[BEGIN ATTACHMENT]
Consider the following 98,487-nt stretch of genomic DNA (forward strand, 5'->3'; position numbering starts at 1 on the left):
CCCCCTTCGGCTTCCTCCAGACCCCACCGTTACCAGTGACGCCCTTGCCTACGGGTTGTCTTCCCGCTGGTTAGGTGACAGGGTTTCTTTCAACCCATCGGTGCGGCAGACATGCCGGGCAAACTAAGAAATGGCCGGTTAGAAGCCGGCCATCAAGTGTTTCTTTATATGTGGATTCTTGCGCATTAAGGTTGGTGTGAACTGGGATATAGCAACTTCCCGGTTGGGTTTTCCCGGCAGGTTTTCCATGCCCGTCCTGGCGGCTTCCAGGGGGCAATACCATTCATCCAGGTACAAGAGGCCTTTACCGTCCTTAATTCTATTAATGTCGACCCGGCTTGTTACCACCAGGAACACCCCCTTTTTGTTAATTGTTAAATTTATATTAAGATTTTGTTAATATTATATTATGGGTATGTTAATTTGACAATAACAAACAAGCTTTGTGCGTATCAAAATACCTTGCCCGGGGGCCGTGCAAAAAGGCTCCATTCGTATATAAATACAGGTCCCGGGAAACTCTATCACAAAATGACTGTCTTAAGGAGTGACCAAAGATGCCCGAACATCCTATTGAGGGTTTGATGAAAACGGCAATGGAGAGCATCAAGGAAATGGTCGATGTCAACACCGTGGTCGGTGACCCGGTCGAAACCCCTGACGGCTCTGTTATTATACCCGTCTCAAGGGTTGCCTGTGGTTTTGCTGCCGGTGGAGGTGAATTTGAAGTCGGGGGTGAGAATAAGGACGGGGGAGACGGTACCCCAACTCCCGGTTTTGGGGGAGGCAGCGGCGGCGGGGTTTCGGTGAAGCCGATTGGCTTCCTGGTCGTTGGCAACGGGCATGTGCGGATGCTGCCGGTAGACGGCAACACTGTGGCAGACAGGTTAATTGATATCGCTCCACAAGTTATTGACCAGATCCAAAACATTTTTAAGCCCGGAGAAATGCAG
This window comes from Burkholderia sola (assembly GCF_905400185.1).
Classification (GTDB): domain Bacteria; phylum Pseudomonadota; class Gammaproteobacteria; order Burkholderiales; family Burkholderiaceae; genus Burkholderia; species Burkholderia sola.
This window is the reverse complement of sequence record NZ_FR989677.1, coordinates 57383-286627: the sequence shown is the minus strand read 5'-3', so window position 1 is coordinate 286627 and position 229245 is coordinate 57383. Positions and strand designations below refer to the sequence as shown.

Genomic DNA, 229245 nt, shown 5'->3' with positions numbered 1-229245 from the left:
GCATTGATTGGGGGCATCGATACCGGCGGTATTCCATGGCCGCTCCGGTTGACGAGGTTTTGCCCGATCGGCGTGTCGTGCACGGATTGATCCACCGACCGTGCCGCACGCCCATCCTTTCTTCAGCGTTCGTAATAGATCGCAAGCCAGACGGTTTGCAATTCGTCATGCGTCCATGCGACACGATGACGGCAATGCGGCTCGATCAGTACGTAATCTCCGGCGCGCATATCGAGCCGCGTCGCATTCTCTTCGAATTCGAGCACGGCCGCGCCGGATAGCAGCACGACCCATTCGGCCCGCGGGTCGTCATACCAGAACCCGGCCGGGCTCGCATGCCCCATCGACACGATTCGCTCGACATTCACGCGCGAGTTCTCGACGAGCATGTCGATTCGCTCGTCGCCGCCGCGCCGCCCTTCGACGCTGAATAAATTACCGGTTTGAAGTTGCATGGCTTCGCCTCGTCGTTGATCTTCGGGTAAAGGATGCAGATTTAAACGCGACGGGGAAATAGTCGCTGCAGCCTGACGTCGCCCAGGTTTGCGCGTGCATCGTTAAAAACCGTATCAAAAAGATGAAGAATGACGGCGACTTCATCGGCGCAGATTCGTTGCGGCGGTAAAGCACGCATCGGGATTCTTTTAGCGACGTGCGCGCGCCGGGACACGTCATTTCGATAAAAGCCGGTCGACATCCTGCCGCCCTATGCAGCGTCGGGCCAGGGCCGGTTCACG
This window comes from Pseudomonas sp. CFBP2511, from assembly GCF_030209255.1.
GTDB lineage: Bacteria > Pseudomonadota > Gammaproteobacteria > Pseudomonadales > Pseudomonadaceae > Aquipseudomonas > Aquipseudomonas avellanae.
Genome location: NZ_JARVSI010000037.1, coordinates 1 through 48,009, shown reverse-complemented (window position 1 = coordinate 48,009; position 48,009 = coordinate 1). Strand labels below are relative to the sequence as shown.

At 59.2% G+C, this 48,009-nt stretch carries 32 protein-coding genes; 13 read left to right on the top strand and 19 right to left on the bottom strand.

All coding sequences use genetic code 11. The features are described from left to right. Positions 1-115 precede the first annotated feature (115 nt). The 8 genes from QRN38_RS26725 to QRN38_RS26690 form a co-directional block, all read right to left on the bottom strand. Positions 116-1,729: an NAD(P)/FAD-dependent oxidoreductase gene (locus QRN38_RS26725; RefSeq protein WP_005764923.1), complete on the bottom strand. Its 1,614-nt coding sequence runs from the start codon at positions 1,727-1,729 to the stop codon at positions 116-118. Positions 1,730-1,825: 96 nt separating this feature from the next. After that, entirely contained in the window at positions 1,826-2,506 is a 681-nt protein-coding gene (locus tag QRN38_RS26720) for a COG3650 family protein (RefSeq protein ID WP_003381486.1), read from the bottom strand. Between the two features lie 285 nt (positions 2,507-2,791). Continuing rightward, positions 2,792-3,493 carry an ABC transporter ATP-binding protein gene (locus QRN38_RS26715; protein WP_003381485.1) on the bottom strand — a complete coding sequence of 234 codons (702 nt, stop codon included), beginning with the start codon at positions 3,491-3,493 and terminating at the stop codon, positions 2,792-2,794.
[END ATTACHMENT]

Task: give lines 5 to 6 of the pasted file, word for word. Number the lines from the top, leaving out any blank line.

This window is the reverse complement of sequence record NZ_FR989677.1, coordinates 57383-286627: the sequence shown is the minus strand read 5'-3', so window position 1 is coordinate 286627 and position 229245 is coordinate 57383. Positions and strand designations below refer to the sequence as shown.

Genomic DNA, 229245 nt, shown 5'->3' with positions numbered 1-229245 from the left: